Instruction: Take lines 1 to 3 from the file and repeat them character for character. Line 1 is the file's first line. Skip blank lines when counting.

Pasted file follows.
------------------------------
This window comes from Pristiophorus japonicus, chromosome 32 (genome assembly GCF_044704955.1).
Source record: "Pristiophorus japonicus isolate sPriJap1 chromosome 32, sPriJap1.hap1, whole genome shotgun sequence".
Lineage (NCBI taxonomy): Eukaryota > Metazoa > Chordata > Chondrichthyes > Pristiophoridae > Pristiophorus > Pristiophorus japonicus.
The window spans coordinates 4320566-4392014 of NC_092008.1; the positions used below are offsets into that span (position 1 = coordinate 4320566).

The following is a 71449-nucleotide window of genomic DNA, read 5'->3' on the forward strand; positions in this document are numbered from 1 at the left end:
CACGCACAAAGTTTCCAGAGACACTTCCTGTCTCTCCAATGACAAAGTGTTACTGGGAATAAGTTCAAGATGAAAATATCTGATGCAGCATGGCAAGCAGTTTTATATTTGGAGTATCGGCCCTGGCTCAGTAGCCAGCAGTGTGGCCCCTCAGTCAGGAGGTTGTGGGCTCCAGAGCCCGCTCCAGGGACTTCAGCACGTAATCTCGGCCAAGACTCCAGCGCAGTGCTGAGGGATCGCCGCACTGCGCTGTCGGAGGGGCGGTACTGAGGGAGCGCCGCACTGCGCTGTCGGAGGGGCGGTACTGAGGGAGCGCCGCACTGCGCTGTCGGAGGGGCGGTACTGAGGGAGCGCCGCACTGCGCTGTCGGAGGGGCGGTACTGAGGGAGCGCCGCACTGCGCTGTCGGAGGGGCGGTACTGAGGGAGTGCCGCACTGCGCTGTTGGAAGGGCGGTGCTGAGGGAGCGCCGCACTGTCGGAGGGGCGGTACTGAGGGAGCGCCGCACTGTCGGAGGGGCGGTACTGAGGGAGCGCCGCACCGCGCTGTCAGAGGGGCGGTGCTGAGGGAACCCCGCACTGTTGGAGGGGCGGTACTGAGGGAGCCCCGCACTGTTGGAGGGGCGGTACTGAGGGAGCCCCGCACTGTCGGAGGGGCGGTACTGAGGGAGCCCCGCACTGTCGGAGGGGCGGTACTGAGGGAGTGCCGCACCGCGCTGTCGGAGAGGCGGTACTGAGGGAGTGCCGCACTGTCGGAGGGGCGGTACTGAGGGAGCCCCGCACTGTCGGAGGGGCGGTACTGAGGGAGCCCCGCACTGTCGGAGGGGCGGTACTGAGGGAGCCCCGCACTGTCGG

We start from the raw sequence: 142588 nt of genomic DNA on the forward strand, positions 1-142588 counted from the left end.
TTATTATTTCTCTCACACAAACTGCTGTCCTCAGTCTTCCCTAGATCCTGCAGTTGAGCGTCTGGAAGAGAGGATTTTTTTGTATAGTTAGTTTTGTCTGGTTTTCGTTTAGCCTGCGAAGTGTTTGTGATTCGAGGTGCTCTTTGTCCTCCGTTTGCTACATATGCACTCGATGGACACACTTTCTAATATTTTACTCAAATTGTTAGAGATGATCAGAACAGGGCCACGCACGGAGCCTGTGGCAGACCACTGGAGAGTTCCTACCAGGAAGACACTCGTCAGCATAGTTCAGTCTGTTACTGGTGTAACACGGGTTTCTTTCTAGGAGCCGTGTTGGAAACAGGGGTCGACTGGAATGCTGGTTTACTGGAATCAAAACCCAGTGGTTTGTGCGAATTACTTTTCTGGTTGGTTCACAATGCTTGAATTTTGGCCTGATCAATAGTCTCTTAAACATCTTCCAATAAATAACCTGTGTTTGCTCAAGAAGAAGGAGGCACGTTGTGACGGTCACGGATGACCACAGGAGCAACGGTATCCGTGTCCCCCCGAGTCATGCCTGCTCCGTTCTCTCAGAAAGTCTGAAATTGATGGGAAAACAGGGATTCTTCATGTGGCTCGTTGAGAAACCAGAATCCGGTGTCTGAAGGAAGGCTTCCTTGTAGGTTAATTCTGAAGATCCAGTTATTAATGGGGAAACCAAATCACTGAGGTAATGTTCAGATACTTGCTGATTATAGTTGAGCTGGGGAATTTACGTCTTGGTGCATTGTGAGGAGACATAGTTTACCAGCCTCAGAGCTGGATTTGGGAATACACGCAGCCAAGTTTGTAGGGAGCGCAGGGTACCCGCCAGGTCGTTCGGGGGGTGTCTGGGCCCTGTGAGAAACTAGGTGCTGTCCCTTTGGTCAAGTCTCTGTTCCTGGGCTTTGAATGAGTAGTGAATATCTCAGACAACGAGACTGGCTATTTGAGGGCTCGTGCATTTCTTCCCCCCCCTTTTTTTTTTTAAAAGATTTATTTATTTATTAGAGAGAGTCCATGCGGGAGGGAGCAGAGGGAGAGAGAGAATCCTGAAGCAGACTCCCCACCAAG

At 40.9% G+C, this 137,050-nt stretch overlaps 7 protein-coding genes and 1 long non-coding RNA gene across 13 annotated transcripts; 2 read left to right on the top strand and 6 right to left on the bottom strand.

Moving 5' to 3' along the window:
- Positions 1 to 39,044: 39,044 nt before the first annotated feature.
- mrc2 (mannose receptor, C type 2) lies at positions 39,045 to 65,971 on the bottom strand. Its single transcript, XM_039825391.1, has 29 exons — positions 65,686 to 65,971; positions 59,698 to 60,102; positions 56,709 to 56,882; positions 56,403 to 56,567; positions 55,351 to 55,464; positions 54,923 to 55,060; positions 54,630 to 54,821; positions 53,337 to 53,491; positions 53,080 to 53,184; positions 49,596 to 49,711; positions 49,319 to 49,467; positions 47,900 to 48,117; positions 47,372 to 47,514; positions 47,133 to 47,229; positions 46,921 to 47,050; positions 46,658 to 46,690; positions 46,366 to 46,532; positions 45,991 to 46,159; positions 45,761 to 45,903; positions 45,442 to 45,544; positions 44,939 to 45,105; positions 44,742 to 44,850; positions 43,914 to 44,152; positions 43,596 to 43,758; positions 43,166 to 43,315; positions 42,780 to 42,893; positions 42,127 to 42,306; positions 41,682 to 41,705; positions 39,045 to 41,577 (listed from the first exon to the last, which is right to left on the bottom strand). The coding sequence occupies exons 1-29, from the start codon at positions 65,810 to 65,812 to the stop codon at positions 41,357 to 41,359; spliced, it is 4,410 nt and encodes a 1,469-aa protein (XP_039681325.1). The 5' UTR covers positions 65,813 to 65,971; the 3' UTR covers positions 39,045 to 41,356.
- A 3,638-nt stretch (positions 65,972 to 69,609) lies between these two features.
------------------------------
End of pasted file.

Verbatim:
This window comes from Pristiophorus japonicus, chromosome 32 (genome assembly GCF_044704955.1).
Source record: "Pristiophorus japonicus isolate sPriJap1 chromosome 32, sPriJap1.hap1, whole genome shotgun sequence".
Lineage (NCBI taxonomy): Eukaryota > Metazoa > Chordata > Chondrichthyes > Pristiophoridae > Pristiophorus > Pristiophorus japonicus.